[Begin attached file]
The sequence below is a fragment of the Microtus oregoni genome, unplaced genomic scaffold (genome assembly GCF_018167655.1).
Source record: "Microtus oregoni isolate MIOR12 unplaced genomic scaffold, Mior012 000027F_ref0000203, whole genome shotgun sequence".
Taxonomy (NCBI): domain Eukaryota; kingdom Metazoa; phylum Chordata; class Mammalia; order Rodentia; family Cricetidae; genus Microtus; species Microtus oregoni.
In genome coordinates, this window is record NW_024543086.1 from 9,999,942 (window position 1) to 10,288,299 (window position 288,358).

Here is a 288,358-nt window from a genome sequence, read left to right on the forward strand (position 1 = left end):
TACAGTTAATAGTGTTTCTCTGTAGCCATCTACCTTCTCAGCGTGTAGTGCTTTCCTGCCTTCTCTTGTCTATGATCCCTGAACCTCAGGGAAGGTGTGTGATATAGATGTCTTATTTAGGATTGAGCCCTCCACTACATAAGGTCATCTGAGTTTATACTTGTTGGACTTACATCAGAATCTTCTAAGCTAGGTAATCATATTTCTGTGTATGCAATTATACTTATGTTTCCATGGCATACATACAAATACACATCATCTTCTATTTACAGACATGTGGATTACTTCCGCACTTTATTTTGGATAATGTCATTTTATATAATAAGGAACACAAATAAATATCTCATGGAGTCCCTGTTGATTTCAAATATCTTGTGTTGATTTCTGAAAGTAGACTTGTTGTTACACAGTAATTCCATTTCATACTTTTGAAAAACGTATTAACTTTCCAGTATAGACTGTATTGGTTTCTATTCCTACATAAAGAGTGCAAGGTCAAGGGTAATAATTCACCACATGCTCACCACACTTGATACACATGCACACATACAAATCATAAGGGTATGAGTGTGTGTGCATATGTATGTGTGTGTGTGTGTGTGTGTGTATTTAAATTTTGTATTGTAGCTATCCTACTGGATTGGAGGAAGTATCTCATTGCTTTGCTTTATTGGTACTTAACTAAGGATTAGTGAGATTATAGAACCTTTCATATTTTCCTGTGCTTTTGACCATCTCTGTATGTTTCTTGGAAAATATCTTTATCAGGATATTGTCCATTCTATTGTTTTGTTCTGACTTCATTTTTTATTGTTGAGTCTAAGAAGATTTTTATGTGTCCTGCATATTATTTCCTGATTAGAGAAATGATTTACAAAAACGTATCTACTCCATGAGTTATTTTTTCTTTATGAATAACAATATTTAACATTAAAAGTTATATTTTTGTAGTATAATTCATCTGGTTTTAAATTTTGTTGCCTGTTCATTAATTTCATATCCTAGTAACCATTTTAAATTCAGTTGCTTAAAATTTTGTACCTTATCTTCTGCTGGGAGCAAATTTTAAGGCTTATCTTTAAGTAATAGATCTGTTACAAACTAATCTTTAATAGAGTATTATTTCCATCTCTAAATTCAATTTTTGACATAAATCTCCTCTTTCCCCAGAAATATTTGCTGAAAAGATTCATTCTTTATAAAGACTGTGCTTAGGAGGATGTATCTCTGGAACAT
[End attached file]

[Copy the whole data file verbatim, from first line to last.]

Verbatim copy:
The sequence below is a fragment of the Microtus oregoni genome, unplaced genomic scaffold (genome assembly GCF_018167655.1).
Source record: "Microtus oregoni isolate MIOR12 unplaced genomic scaffold, Mior012 000027F_ref0000203, whole genome shotgun sequence".
Taxonomy (NCBI): domain Eukaryota; kingdom Metazoa; phylum Chordata; class Mammalia; order Rodentia; family Cricetidae; genus Microtus; species Microtus oregoni.
In genome coordinates, this window is record NW_024543086.1 from 9,999,942 (window position 1) to 10,288,299 (window position 288,358).

Here is a 288,358-nt window from a genome sequence, read left to right on the forward strand (position 1 = left end):
TACAGTTAATAGTGTTTCTCTGTAGCCATCTACCTTCTCAGCGTGTAGTGCTTTCCTGCCTTCTCTTGTCTATGATCCCTGAACCTCAGGGAAGGTGTGTGATATAGATGTCTTATTTAGGATTGAGCCCTCCACTACATAAGGTCATCTGAGTTTATACTTGTTGGACTTACATCAGAATCTTCTAAGCTAGGTAATCATATTTCTGTGTATGCAATTATACTTATGTTTCCATGGCATACATACAAATACACATCATCTTCTATTTACAGACATGTGGATTACTTCCGCACTTTATTTTGGATAATGTCATTTTATATAATAAGGAACACAAATAAATATCTCATGGAGTCCCTGTTGATTTCAAATATCTTGTGTTGATTTCTGAAAGTAGACTTGTTGTTACACAGTAATTCCATTTCATACTTTTGAAAAACGTATTAACTTTCCAGTATAGACTGTATTGGTTTCTATTCCTACATAAAGAGTGCAAGGTCAAGGGTAATAATTCACCACATGCTCACCACACTTGATACACATGCACACATACAAATCATAAGGGTATGAGTGTGTGTGCATATGTATGTGTGTGTGTGTGTGTGTGTGTATTTAAATTTTGTATTGTAGCTATCCTACTGGATTGGAGGAAGTATCTCATTGCTTTGCTTTATTGGTACTTAACTAAGGATTAGTGAGATTATAGAACCTTTCATATTTTCCTGTGCTTTTGACCATCTCTGTATGTTTCTTGGAAAATATCTTTATCAGGATATTGTCCATTCTATTGTTTTGTTCTGACTTCATTTTTTATTGTTGAGTCTAAGAAGATTTTTATGTGTCCTGCATATTATTTCCTGATTAGAGAAATGATTTACAAAAACGTATCTACTCCATGAGTTATTTTTTCTTTATGAATAACAATATTTAACATTAAAAGTTATATTTTTGTAGTATAATTCATCTGGTTTTAAATTTTGTTGCCTGTTCATTAATTTCATATCCTAGTAACCATTTTAAATTCAGTTGCTTAAAATTTTGTACCTTATCTTCTGCTGGGAGCAAATTTTAAGGCTTATCTTTAAGTAATAGATCTGTTACAAACTAATCTTTAATAGAGTATTATTTCCATCTCTAAATTCAATTTTTGACATAAATCTCCTCTTTCCCCAGAAATATTTGCTGAAAAGATTCATTCTTTATAAAGACTGTGCTTAGGAGGATGTATCTCTGGAACAT